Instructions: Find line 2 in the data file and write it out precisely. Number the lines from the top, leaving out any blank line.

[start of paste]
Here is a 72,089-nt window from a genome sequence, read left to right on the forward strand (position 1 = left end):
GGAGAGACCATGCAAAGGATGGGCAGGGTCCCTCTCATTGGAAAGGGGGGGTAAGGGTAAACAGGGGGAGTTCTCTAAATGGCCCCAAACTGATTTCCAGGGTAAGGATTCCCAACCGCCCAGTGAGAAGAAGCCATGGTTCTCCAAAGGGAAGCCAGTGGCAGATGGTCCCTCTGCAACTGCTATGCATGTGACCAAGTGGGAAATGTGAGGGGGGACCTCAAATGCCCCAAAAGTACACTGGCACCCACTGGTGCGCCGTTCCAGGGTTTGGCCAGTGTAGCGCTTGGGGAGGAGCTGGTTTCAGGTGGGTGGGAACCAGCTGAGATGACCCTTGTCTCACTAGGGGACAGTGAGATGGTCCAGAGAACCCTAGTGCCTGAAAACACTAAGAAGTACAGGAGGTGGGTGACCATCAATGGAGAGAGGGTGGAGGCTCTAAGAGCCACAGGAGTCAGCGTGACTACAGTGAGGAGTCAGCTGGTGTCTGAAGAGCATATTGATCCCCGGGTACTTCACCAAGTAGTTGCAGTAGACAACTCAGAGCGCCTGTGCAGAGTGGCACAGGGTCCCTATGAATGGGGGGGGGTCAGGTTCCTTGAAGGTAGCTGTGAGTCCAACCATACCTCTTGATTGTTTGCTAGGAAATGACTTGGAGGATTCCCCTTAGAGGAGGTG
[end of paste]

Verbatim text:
GGAGAGACCATGCAAAGGATGGGCAGGGTCCCTCTCATTGGAAAGGGGGGGTAAGGGTAAACAGGGGGAGTTCTCTAAATGGCCCCAAACTGATTTCCAGGGTAAGGATTCCCAACCGCCCAGTGAGAAGAAGCCATGGTTCTCCAAAGGGAAGCCAGTGGCAGATGGTCCCTCTGCAACTGCTATGCATGTGACCAAGTGGGAAATGTGAGGGGGGACCTCAAATGCCCCAAAAGTACACTGGCACCCACTGGTGCGCCGTTCCAGGGTTTGGCCAGTGTAGCGCTTGGGGAGGAGCTGGTTTCAGGTGGGTGGGAACCAGCTGAGATGACCCTTGTCTCACTAGGGGACAGTGAGATGGTCCAGAGAACCCTAGTGCCTGAAAACACTAAGAAGTACAGGAGGTGGGTGACCATCAATGGAGAGAGGGTGGAGGCTCTAAGAGCCACAGGAGTCAGCGTGACTACAGTGAGGAGTCAGCTGGTGTCTGAAGAGCATATTGATCCCCGGGTACTTCACCAAGTAGTTGCAGTAGACAACTCAGAGCGCCTGTGCAGAGTGGCACAGGGTCCCTATGAATGGGGGGGGGTCAGGTTCCTTGAAGGTAGCTGTGAGTCCAACCATACCTCTTGATTGTTTGCTAGGAAATGACTTGGAGGATTCCCCTTAGAGGAGGTG